Analyzing Communications - Target Edition
The Target app notifications and emails are equally my favorite and most hated piece of marketing I get on a daily basis...besides the constant spam emails from random sites. Although my love for Target runs deep, their constant marketing emails and campaigns get on my nerves. But for some reason, I still allow these emails to fill my inbox. Why is that?
Target has a lot of insight behind their branding communication strategies. For starters, the kinds of email subjects they create follows a trendy lingo such as using abbreviations for common millennial type phrases. An example of this is an email I got today with the subject being “Washable Rugs FTW”. Someone not so social media savvy may ask what does FTW mean? What this really translates to is “Washable Rugs For The Win”, which is a most commonly used today when someone is trying to explain something that is exciting.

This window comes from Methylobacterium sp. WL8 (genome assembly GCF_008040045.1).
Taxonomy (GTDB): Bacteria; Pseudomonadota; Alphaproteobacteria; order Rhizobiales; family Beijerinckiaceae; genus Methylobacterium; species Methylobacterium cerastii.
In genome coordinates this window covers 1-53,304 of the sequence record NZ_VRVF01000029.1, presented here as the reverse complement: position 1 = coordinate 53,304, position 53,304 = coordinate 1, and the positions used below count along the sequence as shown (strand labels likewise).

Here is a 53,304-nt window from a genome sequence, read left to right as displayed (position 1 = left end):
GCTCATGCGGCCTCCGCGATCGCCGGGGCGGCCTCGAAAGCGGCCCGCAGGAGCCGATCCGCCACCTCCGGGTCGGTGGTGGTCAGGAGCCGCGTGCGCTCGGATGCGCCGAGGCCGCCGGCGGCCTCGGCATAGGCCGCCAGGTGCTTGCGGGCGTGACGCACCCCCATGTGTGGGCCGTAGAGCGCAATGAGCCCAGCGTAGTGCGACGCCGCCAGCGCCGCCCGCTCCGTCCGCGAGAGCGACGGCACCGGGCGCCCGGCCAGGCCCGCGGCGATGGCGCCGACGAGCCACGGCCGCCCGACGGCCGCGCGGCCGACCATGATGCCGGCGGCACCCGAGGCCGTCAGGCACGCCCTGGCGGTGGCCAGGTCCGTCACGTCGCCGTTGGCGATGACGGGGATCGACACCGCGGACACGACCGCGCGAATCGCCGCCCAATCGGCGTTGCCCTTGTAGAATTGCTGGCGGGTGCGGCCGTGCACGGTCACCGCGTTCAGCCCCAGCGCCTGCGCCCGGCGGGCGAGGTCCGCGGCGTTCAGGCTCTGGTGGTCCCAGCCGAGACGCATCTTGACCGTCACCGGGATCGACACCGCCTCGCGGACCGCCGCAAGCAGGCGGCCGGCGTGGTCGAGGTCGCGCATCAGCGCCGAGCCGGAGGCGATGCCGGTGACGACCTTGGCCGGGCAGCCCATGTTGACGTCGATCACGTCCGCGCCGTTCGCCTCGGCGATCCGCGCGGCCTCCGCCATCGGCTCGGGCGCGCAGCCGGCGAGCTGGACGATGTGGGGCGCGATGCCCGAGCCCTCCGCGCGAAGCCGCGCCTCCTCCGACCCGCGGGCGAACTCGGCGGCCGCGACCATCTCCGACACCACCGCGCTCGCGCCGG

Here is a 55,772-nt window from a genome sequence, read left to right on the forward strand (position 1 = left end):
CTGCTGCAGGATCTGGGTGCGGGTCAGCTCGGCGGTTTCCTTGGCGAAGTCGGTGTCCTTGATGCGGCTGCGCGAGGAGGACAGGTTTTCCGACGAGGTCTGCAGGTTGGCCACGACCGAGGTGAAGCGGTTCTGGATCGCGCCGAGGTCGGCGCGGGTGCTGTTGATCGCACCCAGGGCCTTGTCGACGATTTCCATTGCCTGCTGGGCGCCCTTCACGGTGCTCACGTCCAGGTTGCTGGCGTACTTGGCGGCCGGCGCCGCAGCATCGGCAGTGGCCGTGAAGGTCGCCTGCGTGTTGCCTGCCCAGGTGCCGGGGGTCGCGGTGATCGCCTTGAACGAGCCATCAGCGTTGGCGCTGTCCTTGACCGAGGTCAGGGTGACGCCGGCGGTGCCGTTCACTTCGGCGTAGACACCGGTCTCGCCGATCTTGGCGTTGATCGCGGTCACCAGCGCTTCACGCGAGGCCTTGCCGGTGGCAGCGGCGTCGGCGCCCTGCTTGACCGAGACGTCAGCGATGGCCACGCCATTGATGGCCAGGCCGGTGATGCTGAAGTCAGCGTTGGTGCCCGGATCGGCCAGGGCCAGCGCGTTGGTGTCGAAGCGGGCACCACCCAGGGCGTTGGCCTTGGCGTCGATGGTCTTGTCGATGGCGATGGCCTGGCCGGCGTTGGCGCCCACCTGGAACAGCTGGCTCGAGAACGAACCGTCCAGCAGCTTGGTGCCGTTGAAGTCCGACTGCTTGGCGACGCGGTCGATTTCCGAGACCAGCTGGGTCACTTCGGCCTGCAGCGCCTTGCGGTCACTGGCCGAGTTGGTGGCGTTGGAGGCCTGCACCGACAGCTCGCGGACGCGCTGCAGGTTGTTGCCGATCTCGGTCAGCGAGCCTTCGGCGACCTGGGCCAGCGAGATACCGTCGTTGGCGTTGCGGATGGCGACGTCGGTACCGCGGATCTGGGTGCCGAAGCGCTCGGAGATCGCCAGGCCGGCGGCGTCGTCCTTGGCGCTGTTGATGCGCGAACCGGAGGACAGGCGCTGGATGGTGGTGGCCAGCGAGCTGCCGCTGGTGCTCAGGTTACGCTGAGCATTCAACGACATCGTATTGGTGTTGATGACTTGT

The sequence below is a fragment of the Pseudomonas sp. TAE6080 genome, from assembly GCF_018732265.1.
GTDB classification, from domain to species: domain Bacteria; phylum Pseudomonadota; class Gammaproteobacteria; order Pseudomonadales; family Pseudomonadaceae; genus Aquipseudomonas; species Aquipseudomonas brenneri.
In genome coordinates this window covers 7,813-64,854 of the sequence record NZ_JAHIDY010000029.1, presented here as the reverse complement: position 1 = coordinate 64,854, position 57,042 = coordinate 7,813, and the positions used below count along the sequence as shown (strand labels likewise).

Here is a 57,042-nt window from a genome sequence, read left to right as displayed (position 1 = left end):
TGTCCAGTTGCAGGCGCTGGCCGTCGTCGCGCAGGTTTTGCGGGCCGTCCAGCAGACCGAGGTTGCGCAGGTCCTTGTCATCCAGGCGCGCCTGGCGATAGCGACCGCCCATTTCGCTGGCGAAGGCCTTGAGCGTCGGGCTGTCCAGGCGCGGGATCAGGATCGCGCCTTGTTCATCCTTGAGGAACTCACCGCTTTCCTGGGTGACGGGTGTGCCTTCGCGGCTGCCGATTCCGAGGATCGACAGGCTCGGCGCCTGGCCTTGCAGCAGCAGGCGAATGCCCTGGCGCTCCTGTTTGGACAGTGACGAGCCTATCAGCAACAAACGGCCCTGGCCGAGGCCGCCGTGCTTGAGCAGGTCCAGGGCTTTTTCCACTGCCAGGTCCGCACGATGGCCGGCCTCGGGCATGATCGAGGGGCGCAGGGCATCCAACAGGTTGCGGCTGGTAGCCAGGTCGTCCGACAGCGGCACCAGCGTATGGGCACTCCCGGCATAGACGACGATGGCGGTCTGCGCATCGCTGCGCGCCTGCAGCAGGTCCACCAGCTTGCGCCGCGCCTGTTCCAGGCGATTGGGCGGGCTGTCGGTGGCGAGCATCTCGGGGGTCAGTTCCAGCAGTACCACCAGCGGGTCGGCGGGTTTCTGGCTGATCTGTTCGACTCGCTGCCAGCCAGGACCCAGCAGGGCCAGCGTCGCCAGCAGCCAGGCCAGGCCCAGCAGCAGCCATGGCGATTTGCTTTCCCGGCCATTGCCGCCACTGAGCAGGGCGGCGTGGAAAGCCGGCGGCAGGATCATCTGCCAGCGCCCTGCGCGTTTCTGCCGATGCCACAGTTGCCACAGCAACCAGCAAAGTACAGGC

In exploring my original question of why I still allow these marketing emails to come through my inbox and not just unsubscribe, is simply because of FOMO aka: fear of missing out..(Sorry, had to throw in another common millennial-esque term). But for real, the fear of missing out pertains to so many things like missing out on new clothing collaboration drops or missing out on a good sale.
Cleverly, this is what marketing has done to people. Marketing tactics have come a long way as brand planning teams and marketing teams learn how to implement simple psychology into people’s everyday lives by making them think if they unsubscribe, they miss out. You gotta admit, this is pretty genius on their part and this is also probably why Target is one of the most well known general stores on the globe.
Those who say 'NO'
Although, this communication isn’t for everyone. Some people who don’t shop often or don’t care to receive these emails will opt out. Others may shut off app notifications as Target is great at sending multiple notifications a day. Other people just may not access social media and email, often leaving them out of Target’s addicting marketing influence.